SIDHARTH BHATIA: There’s a third school of thought that says that the Indian government decided to speed things up because President Trump made an off-the-cuff remark, more or less, where he said in the presence of Mr. Imran Khan, Prime Minister of Pakistan, that he had received a request from Mr. Modi to mediate in India and Pakistan over Kashmir, which is completely contrary to India’s stand for the last 50-plus years. That’s supposed to have speeded up, but speeded up what? Revoking the Article 370 was very much in the manifesto of the BJP, which is where Narendra Modi is the Prime Minister of, and so he’s done exactly that. That’s one. Two, he definitely has taken advantage of his overwhelming majority in parliament, but also the weakness off the opposition. There is no real opposition, and certainly not a united opposition, and many opposition parties voted with the government. So that is the second, and that definitely emboldened him. Regarding the—And you know, their political calculations are perfect and bang-on because a vast majority of Indians had supported this move. I think the process of doing it and the way it was done, I think those have been disregarded.
The third is that they do want to see how far they can go, and in fact, in pursuit of their own right-wing Hindu agenda. But when you see— and this has happened in many other countries— that there is absolutely no international condemnation, every step of the way you feel that much bolder. So it’s a combination of everything.
But I have argued that the ultimate goal is taking them toward further structural and legal changes, constitutional changes, which will create some kind of a Hindu country. It may be some time off, but you know, the building blocks have been put in place. So this is part of their building blocks because Kashmir was always seen as a symbol of Indian secularism. And now that is no longer the case because secularism is something this government does not – particularly not even pay lip service to. So they are not [inaudible] secularists. So it’s a combination of all that, but it’s in pursuit of a larger goal.
GREG WILPERT: Now, finally, how do you see the likelihood of a military conflict erupting between India and Pakistan? There’ve already been firefights last month, or actually two months ago. There was a shooting down of an Indian jet fighter over Pakistan. So the conflict is certainly heating up. And of course with the two countries having nuclear weapons, the situation is extremely dangerous. How likely do you see that an actual conflict or war will erupt between the two now?
SIDHARTH BHATIA: Greg, I’m not really privy to what the thinking on both sides is, but skirmishes and clashes between Indian and Pakistani soldiers on the borders are nothing new. I think it’s possible that they would escalate a bit and there would be a few more. I doubt whether the international community will want any kind of full-scale war. I personally think neither country has the real appetite to go for war right at this moment, and nor may they be—They may not be even interested at this moment. What happens in the future? I can’t say, but certainly Pakistan has seen this as a provocative act. And there are fears, real fears, that now all kinds of [inaudible] and other freedom fighters, so called, and terrorists and the militant from different parts will pour in. India’s always said that these terrorists are sponsored by the Pakistani state. They’re non-state actors, but they are sponsored by the state. But who’s to say how people from, let’s say, Afghanistan come in? Because the borders are quite open, in many ways.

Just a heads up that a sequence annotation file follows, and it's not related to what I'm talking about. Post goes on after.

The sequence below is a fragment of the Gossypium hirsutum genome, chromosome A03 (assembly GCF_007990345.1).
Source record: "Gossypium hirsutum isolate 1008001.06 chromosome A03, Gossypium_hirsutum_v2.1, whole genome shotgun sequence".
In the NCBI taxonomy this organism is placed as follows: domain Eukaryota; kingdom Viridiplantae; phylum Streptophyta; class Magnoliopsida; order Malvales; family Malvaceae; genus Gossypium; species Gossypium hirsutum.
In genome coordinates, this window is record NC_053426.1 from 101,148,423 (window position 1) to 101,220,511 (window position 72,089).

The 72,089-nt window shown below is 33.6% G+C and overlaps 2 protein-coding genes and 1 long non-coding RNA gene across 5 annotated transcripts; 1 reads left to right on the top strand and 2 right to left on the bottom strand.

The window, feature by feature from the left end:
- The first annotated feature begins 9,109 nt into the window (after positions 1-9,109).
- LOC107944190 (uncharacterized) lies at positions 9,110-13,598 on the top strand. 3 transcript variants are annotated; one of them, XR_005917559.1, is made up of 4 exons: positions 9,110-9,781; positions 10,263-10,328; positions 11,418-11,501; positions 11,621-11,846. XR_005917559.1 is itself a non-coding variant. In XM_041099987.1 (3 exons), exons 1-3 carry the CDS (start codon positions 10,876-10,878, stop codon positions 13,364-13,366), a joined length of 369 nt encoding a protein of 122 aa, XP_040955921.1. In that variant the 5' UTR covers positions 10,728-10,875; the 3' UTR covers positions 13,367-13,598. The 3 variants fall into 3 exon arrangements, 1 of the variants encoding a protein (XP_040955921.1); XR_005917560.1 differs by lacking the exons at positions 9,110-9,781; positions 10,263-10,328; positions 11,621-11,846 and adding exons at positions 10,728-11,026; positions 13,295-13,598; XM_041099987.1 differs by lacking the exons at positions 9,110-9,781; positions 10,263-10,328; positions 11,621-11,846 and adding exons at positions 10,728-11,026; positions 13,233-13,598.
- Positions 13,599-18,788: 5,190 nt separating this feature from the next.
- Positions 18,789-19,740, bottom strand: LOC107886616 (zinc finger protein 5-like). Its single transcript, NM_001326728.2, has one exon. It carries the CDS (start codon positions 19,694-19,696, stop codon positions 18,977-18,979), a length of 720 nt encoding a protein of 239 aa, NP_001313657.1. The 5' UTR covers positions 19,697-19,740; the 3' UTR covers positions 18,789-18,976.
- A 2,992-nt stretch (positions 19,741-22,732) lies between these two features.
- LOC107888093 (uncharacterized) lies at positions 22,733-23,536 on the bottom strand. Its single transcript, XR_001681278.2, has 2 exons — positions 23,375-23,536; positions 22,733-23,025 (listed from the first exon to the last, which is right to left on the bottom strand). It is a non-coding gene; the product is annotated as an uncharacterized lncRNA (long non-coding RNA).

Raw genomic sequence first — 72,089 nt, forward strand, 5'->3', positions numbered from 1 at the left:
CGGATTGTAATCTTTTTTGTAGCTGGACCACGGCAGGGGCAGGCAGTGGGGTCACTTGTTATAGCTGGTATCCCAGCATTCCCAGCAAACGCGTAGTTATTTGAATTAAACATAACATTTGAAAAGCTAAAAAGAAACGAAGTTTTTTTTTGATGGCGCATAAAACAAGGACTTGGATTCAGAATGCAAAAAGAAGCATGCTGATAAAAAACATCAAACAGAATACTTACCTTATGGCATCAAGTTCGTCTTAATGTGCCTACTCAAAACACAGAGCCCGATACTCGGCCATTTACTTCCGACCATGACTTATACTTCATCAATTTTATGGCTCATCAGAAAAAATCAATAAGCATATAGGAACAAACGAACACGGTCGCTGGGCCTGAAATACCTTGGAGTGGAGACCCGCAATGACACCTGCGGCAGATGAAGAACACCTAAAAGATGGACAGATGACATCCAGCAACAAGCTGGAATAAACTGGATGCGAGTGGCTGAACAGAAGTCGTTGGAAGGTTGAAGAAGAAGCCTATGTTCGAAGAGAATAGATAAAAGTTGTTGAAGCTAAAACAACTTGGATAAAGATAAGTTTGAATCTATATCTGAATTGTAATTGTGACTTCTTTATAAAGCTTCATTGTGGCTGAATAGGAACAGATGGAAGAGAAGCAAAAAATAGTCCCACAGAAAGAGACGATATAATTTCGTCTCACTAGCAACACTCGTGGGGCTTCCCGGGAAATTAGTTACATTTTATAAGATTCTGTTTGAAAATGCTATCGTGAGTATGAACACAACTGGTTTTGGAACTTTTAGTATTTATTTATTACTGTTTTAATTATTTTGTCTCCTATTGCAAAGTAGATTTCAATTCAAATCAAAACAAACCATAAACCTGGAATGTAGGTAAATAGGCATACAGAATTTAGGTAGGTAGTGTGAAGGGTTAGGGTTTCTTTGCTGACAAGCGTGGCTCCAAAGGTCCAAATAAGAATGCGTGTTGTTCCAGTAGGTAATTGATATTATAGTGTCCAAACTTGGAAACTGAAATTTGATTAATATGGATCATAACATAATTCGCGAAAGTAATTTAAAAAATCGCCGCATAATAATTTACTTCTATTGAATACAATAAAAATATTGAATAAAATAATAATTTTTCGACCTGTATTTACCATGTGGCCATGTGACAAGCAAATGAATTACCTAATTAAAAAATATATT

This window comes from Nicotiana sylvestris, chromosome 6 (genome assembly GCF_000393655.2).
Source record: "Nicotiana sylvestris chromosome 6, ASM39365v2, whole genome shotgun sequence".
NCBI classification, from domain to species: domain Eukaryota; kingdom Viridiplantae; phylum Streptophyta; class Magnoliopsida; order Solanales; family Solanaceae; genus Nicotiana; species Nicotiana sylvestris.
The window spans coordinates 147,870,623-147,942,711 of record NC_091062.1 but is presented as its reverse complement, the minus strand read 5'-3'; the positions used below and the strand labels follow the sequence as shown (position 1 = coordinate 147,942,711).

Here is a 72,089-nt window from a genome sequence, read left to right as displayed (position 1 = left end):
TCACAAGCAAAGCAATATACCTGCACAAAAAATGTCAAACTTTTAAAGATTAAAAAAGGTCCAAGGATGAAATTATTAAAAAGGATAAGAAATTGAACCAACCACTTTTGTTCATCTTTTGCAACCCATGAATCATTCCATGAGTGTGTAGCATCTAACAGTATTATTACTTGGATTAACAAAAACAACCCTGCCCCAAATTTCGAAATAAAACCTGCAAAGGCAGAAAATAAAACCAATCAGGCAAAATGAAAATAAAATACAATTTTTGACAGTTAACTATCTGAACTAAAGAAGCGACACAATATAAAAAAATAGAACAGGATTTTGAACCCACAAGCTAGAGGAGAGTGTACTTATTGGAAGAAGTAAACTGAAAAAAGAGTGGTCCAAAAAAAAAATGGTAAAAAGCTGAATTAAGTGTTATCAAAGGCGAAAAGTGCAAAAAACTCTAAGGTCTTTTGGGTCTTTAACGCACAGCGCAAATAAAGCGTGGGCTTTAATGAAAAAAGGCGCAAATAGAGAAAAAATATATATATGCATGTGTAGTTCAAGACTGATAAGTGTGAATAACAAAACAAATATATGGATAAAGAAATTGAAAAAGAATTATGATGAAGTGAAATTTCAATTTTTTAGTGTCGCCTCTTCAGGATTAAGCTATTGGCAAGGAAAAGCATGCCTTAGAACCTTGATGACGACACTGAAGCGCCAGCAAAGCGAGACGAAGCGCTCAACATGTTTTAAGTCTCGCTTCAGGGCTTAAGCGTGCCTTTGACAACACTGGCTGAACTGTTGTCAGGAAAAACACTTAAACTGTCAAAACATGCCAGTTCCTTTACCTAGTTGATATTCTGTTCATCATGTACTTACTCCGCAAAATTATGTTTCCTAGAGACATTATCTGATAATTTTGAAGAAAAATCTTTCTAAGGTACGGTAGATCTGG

One way or the other, it’s going to be trouble on the border, and even if—I will not say that there’s going to be a war right now, but there could be trouble at the border. But you’re also going to have a situation where 7 million people in Kashmir are alienated, so that could be fertile ground for recruitment. It’s going to lead to some kind of – a bit of upheaval or turmoil or uncertainty— or call it whatever, however low-key you want to play this— in the rest of India. Because people are pretty taken aback at this decision, and not necessarily only Muslims. I think I must make it clear that a lot of non-Muslims in India, civil society, ordinary Hindus, are quite shaken up by this.
GREG WILPERT: Okay. Well, we’re going to leave it there for now. I’m speaking to Sidharth Bhatia, a Co-Founder and Editor of the news website The Wire. Thanks again, Sidharth, for having joined us today.
SIDHARTH BHATIA: Thank you.
GREG WILPERT: And thank you for joining The Real News Network.